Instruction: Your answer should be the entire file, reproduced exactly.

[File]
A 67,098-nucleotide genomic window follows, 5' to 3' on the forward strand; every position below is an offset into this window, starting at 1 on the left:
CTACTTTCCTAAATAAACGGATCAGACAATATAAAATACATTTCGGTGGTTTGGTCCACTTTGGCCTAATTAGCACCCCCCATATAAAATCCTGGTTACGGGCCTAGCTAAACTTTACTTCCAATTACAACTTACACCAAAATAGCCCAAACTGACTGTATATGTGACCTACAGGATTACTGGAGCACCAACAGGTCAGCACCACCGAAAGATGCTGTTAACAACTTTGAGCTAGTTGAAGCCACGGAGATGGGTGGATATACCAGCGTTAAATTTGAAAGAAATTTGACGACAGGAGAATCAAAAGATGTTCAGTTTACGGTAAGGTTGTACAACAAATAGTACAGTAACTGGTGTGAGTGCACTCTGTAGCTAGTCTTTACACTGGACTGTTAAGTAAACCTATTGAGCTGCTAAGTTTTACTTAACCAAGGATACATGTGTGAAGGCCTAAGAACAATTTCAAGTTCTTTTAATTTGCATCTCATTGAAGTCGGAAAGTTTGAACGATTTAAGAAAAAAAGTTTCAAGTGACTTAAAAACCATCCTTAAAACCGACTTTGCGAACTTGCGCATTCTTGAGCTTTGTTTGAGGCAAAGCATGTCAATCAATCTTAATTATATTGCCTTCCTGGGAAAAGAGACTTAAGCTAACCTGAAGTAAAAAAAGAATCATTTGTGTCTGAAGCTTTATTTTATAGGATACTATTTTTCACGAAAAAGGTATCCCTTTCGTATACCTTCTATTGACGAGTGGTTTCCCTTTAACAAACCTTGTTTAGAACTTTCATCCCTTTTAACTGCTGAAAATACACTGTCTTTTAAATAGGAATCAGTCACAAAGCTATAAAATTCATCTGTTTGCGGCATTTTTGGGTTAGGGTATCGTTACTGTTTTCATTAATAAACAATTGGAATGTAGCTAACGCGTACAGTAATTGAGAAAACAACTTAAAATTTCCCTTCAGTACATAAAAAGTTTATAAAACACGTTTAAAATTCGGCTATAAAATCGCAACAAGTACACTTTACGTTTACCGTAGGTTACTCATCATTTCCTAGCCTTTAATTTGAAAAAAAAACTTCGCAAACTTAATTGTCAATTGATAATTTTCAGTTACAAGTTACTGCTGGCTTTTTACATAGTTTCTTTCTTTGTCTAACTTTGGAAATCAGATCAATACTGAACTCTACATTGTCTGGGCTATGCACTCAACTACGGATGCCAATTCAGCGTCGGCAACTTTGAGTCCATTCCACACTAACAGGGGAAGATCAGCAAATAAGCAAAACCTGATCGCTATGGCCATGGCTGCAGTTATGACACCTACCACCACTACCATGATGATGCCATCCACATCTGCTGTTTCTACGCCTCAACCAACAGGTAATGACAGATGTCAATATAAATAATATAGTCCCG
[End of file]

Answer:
A 67,098-nucleotide genomic window follows, 5' to 3' on the forward strand; every position below is an offset into this window, starting at 1 on the left:
CTACTTTCCTAAATAAACGGATCAGACAATATAAAATACATTTCGGTGGTTTGGTCCACTTTGGCCTAATTAGCACCCCCCATATAAAATCCTGGTTACGGGCCTAGCTAAACTTTACTTCCAATTACAACTTACACCAAAATAGCCCAAACTGACTGTATATGTGACCTACAGGATTACTGGAGCACCAACAGGTCAGCACCACCGAAAGATGCTGTTAACAACTTTGAGCTAGTTGAAGCCACGGAGATGGGTGGATATACCAGCGTTAAATTTGAAAGAAATTTGACGACAGGAGAATCAAAAGATGTTCAGTTTACGGTAAGGTTGTACAACAAATAGTACAGTAACTGGTGTGAGTGCACTCTGTAGCTAGTCTTTACACTGGACTGTTAAGTAAACCTATTGAGCTGCTAAGTTTTACTTAACCAAGGATACATGTGTGAAGGCCTAAGAACAATTTCAAGTTCTTTTAATTTGCATCTCATTGAAGTCGGAAAGTTTGAACGATTTAAGAAAAAAAGTTTCAAGTGACTTAAAAACCATCCTTAAAACCGACTTTGCGAACTTGCGCATTCTTGAGCTTTGTTTGAGGCAAAGCATGTCAATCAATCTTAATTATATTGCCTTCCTGGGAAAAGAGACTTAAGCTAACCTGAAGTAAAAAAAGAATCATTTGTGTCTGAAGCTTTATTTTATAGGATACTATTTTTCACGAAAAAGGTATCCCTTTCGTATACCTTCTATTGACGAGTGGTTTCCCTTTAACAAACCTTGTTTAGAACTTTCATCCCTTTTAACTGCTGAAAATACACTGTCTTTTAAATAGGAATCAGTCACAAAGCTATAAAATTCATCTGTTTGCGGCATTTTTGGGTTAGGGTATCGTTACTGTTTTCATTAATAAACAATTGGAATGTAGCTAACGCGTACAGTAATTGAGAAAACAACTTAAAATTTCCCTTCAGTACATAAAAAGTTTATAAAACACGTTTAAAATTCGGCTATAAAATCGCAACAAGTACACTTTACGTTTACCGTAGGTTACTCATCATTTCCTAGCCTTTAATTTGAAAAAAAAACTTCGCAAACTTAATTGTCAATTGATAATTTTCAGTTACAAGTTACTGCTGGCTTTTTACATAGTTTCTTTCTTTGTCTAACTTTGGAAATCAGATCAATACTGAACTCTACATTGTCTGGGCTATGCACTCAACTACGGATGCCAATTCAGCGTCGGCAACTTTGAGTCCATTCCACACTAACAGGGGAAGATCAGCAAATAAGCAAAACCTGATCGCTATGGCCATGGCTGCAGTTATGACACCTACCACCACTACCATGATGATGCCATCCACATCTGCTGTTTCTACGCCTCAACCAACAGGTAATGACAGATGTCAATATAAATAATATAGTCCCG